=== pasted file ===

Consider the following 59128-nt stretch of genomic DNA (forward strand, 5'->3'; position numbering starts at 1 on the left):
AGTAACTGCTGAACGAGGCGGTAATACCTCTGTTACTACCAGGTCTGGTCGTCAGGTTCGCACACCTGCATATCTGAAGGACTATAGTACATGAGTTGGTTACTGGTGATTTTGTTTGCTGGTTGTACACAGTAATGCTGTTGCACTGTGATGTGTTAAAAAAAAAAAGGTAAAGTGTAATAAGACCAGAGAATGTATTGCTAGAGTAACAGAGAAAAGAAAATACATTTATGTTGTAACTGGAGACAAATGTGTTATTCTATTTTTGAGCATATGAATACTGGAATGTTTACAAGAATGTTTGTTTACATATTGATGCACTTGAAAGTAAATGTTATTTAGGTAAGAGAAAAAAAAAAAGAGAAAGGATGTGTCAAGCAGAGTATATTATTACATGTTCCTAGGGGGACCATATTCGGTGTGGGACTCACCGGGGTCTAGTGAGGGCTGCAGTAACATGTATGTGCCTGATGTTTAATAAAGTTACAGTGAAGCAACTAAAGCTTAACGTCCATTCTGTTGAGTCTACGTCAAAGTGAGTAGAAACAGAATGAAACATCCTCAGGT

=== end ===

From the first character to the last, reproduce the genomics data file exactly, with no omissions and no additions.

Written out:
Consider the following 59128-nt stretch of genomic DNA (forward strand, 5'->3'; position numbering starts at 1 on the left):
AGTAACTGCTGAACGAGGCGGTAATACCTCTGTTACTACCAGGTCTGGTCGTCAGGTTCGCACACCTGCATATCTGAAGGACTATAGTACATGAGTTGGTTACTGGTGATTTTGTTTGCTGGTTGTACACAGTAATGCTGTTGCACTGTGATGTGTTAAAAAAAAAAAGGTAAAGTGTAATAAGACCAGAGAATGTATTGCTAGAGTAACAGAGAAAAGAAAATACATTTATGTTGTAACTGGAGACAAATGTGTTATTCTATTTTTGAGCATATGAATACTGGAATGTTTACAAGAATGTTTGTTTACATATTGATGCACTTGAAAGTAAATGTTATTTAGGTAAGAGAAAAAAAAAAAGAGAAAGGATGTGTCAAGCAGAGTATATTATTACATGTTCCTAGGGGGACCATATTCGGTGTGGGACTCACCGGGGTCTAGTGAGGGCTGCAGTAACATGTATGTGCCTGATGTTTAATAAAGTTACAGTGAAGCAACTAAAGCTTAACGTCCATTCTGTTGAGTCTACGTCAAAGTGAGTAGAAACAGAATGAAACATCCTCAGGT